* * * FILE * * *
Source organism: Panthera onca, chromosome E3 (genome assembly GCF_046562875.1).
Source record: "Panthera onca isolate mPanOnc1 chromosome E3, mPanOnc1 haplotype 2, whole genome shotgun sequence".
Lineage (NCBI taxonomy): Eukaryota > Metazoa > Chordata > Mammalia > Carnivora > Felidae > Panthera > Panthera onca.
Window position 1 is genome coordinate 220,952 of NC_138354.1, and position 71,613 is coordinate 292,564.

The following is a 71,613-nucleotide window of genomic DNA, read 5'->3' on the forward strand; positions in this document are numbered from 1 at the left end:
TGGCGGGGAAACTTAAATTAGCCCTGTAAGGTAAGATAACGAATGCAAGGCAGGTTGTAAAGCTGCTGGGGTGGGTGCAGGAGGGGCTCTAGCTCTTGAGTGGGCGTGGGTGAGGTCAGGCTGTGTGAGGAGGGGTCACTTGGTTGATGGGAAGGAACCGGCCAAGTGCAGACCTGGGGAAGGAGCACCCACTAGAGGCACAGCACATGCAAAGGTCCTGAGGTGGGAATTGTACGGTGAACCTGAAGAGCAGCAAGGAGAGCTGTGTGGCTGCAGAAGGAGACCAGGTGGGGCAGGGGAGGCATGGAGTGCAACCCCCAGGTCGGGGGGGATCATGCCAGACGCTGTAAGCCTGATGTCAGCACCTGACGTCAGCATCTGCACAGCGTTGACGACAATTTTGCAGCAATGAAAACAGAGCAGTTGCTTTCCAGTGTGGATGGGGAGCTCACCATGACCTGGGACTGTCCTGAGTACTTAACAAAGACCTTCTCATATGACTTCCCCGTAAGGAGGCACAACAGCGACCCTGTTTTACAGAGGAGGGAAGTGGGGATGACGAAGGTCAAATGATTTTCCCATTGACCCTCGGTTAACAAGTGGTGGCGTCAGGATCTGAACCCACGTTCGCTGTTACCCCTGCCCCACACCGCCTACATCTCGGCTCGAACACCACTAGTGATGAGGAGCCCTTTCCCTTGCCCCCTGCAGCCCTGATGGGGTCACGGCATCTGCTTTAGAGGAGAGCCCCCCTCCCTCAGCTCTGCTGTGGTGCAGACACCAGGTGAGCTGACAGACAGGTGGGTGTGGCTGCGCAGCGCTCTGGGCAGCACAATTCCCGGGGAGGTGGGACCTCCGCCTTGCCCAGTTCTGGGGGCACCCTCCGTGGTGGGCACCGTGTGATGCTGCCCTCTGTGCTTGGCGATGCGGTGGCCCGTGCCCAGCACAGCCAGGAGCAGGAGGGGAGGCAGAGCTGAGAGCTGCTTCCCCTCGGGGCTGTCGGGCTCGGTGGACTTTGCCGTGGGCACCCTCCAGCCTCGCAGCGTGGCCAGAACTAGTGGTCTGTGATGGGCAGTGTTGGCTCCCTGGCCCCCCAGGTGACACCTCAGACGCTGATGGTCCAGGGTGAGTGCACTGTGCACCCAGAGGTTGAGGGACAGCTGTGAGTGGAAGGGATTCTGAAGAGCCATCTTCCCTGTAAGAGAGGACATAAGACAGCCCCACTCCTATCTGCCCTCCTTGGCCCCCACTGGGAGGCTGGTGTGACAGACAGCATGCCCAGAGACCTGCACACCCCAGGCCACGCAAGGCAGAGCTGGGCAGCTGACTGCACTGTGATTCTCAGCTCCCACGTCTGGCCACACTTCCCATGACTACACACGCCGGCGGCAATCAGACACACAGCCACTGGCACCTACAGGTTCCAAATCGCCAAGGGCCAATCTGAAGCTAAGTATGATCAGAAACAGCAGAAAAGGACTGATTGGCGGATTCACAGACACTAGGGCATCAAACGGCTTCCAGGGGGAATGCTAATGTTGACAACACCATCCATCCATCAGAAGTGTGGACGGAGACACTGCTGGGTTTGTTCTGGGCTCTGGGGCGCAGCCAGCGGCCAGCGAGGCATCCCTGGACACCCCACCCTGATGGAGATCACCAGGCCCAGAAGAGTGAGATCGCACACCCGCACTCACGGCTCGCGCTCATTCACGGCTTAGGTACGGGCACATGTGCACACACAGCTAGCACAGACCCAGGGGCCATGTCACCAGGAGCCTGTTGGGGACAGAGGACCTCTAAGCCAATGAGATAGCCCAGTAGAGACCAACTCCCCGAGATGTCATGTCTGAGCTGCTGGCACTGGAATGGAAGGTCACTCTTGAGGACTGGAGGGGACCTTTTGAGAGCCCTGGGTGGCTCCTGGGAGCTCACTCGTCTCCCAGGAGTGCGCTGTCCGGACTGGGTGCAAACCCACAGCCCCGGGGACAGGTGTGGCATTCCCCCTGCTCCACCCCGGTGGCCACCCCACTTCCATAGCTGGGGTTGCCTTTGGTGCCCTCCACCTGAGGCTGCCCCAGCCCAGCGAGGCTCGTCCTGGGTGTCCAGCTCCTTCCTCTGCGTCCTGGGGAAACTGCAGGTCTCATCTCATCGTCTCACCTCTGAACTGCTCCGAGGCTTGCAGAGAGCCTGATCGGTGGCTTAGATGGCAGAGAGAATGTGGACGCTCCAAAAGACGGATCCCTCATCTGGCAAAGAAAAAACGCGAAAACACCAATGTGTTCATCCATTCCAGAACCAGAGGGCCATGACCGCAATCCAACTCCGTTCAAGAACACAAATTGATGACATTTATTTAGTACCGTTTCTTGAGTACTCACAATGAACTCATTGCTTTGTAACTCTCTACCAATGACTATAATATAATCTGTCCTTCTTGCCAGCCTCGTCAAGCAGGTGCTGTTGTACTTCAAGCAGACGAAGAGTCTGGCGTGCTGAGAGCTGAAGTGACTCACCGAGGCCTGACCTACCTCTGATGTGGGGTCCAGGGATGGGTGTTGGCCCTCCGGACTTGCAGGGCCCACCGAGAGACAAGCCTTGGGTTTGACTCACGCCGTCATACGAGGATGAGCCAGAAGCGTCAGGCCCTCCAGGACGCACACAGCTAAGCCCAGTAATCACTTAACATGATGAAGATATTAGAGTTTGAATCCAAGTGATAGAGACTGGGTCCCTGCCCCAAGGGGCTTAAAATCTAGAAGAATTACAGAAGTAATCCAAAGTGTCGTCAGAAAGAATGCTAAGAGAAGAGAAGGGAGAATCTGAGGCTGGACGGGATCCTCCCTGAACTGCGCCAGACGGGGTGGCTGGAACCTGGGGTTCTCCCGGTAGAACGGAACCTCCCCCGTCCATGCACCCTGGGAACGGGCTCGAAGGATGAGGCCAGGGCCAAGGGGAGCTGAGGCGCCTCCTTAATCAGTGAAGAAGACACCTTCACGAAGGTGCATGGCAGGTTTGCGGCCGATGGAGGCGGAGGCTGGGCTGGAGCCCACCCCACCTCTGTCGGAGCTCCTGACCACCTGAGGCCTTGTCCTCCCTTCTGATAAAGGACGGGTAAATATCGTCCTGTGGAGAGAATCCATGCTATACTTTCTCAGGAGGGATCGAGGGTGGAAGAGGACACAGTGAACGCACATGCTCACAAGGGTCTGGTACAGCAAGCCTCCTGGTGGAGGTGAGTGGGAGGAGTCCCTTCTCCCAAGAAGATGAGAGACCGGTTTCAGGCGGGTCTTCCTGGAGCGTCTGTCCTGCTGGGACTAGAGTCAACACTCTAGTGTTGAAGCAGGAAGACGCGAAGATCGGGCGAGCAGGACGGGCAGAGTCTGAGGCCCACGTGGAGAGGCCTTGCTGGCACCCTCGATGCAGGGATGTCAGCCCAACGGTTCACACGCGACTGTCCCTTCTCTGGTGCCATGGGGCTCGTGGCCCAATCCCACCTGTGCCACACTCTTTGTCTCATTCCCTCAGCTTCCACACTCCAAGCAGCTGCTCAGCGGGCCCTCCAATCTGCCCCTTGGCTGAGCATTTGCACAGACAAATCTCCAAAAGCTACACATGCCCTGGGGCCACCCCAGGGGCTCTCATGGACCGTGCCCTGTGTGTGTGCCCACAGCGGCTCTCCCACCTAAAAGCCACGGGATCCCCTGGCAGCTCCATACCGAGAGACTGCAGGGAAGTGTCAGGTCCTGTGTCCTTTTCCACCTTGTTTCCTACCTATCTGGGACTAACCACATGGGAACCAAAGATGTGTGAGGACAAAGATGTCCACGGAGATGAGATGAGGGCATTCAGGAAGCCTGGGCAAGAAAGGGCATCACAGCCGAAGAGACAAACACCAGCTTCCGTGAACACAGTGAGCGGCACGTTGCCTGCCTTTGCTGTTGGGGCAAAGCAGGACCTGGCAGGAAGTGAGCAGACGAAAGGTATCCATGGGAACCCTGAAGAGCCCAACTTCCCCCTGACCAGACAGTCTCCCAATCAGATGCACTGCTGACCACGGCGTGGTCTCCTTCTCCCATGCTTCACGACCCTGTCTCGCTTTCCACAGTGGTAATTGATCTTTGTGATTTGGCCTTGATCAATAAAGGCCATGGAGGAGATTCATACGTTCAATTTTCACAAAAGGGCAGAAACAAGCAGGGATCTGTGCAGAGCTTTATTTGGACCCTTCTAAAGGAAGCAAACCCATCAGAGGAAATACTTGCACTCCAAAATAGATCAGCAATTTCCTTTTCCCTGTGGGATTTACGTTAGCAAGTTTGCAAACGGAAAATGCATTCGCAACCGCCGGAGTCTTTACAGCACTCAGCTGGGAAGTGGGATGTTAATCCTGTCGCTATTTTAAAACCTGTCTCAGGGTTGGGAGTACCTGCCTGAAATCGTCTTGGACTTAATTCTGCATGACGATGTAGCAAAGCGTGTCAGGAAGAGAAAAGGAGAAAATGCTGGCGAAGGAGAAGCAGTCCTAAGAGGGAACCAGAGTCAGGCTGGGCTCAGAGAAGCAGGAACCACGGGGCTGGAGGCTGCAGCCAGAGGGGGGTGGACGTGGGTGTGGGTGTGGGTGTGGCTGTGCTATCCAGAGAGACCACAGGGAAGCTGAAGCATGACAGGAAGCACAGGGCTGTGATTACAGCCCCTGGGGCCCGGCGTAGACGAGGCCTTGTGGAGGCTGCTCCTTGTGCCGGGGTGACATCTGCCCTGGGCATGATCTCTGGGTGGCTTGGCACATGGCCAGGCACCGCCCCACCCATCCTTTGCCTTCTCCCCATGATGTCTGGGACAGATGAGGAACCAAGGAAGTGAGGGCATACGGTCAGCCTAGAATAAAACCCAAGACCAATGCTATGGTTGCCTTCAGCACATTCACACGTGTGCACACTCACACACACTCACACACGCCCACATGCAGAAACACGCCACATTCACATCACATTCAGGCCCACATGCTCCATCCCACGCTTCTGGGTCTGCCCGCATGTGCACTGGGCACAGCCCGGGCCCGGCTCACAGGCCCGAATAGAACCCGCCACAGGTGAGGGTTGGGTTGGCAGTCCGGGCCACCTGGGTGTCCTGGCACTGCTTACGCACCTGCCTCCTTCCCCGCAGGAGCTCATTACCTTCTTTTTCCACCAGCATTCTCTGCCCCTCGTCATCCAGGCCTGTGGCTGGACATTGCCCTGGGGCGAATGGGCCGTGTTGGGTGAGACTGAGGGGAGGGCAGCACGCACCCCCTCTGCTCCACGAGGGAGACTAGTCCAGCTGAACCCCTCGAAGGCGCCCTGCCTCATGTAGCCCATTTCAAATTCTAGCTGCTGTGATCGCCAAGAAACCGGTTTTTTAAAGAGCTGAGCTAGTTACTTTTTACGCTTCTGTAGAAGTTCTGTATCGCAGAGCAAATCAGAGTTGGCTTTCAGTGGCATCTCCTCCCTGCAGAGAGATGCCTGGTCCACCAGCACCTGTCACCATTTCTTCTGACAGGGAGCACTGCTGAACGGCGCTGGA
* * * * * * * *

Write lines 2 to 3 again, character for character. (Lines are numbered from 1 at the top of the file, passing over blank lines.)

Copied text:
Source record: "Panthera onca isolate mPanOnc1 chromosome E3, mPanOnc1 haplotype 2, whole genome shotgun sequence".
Lineage (NCBI taxonomy): Eukaryota > Metazoa > Chordata > Mammalia > Carnivora > Felidae > Panthera > Panthera onca.